and as other families stories about vaccine damage have come to the forefront) people have started to make their own decisions about when- and if- to vaccine. Because of that, last Friday the government of Italy passed a new law requiring 12 vaccines for children attending school up to age 16.
At a news conference, Premier Paolo Gentiloni explained that the new rules were aimed at combating what they see as “anti-scientific theories that have lowered Italy’s vaccination rates in recent years.”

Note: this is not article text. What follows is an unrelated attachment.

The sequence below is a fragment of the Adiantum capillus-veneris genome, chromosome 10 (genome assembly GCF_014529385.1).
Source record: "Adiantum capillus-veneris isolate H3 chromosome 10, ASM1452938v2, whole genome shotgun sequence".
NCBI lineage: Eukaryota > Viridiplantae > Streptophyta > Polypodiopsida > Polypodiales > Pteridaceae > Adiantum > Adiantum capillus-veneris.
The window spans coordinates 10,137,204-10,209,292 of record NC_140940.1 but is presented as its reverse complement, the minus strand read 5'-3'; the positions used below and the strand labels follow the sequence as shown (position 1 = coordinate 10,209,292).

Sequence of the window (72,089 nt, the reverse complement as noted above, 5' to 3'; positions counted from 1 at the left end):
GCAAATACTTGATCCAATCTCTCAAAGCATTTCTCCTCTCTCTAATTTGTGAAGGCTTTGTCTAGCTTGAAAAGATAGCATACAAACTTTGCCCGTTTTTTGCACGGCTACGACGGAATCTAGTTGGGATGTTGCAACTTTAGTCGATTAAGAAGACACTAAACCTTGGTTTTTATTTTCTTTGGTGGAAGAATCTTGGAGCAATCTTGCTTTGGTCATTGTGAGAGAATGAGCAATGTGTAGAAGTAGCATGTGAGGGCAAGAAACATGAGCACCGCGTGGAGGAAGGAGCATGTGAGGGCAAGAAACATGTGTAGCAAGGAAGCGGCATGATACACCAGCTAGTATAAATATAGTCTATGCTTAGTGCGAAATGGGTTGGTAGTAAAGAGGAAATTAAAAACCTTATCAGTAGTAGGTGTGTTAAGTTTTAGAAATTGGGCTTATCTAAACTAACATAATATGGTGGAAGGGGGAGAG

The 12 vaccines, which include measles, rubella, chickenpox, tetanus, diphtheria, polio and hepatitis B are now mandatory beginning in September, for children attending Italian pre-schools through the second year of high school. Also, without proof of vaccination, children won’t be accepted into nursery or pre-schools (without the certification, parents will face hefty fines for noncompliance). The certification will be required every year.